The Speke site was set up in 2017 and employed around 35 staff, producing work for the group’s Quinnstheprinters.com online trade printing brand, as well as for other group companies.
It stopped printing yesterday morning (9 January).
Managing director Peter Bradley said that paper price increases, the uncertain business climate caused by Brexit, and the ultra-competitive trade printing market had resulted in the decision to mothball the facility.
“We had been trying to make the two sites [Belfast and Liverpool] work in probably the hardest trading conditions in ten years. We can’t increase prices, so we had to reduce overheads,” he said.
“As a business we like to grow and expand, but sometimes you have to put your hands up and say we need to be more conservative. This was a strategic decision and not taken lightly. It just wasn’t sustainable in the long-term to carry on with the Liverpool factory.”
Bradley said that there would be the potential for some Liverpool staff to relocate to Belfast.
Some of the finishing kit from the site will be relocated to Belfast, it’s not yet known what will happen to the factory’s eight-colour Speedmaster XL106 LE-UV press.
Although the Liverpool site was set up with the aim of providing a faster-turnaround to the UK mainland, Bradley said he believed the firm could still achieve the required service levels.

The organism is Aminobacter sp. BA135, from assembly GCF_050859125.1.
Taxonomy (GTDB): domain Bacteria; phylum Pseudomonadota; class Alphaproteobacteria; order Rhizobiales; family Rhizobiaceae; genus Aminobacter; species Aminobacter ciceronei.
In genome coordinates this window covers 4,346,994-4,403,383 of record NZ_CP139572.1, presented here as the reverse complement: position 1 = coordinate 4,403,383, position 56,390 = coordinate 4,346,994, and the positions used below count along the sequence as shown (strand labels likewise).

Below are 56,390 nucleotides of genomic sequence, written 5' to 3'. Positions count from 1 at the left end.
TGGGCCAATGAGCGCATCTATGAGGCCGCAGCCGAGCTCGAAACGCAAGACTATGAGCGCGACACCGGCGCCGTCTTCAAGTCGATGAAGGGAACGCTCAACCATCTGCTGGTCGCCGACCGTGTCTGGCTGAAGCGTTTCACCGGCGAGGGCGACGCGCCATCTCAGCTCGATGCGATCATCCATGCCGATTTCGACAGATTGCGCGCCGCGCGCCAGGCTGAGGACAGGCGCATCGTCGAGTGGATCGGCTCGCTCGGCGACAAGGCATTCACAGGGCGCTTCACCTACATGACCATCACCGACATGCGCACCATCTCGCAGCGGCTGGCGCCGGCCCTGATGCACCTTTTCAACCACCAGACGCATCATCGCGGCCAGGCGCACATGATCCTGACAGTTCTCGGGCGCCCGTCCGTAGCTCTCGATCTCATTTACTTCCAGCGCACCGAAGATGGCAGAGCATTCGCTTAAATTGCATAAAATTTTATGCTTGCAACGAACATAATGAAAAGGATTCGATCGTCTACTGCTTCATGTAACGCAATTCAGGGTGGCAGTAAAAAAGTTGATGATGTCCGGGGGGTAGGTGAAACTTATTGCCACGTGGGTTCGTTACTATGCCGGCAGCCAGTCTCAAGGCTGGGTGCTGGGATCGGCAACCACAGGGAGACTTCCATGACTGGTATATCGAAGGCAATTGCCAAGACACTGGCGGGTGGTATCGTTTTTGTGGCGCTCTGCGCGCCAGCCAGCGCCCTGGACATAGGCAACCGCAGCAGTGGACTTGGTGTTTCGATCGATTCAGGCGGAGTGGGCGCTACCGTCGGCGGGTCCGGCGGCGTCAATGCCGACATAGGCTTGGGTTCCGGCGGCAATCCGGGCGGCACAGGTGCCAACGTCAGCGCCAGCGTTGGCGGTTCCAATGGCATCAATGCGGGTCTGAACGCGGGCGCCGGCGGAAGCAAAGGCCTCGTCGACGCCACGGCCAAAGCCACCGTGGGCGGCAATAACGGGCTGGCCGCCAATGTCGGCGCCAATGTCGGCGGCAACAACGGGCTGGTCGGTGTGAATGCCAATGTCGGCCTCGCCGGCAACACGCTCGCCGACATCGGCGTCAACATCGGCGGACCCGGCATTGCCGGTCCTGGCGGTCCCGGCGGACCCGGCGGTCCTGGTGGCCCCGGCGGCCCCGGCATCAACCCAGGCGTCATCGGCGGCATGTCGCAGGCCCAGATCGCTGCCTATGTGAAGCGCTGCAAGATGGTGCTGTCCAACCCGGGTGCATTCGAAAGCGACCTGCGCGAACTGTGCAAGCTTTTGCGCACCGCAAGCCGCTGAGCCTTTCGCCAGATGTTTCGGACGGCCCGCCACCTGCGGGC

“Delivery does not outweigh the cost of the site in terms of the cost of shipping. We can still do the same timelines,” he stated.
The move follows a period of considerable change at the group, which has consolidated its Belfast operations at the Mallusk site of Nicholson Bass, acquired in the summer of 2017 just a few months after the acquisition of the Mannin Group.
The nearly-new 10-colour Speedmaster XL106 from Stones was installed there last year.
Bradley said the business is in the process of relocating a five-colour Speedmaster SX74 with coater from its Mannin Group subsidiary in the Isle of Man to Belfast, while Mannin will add to its digital printing capabilities with a new HP Indigo 7900.
A B2 HP Indigo 10000 has just been installed at the Belfast site, which Bradley said was the first machine of its type in Northern Ireland.
Bradley admitted that the upheaval had caused some production issues, which had resulted in negative customer feedback.
“We had a few issues, but we have rectified them,” he said. “When there is change there is disruption. We hope to have a disruption-free 2019.”
Bradley asserted that the group, which has sales of around £14m and employs 95 staff, remained profitable and intended to remain that way.
“We made a profit last year and are planning on making one next year as well,” he stated. “With one site and reduced overheads, we hope to have our most profitable year yet.”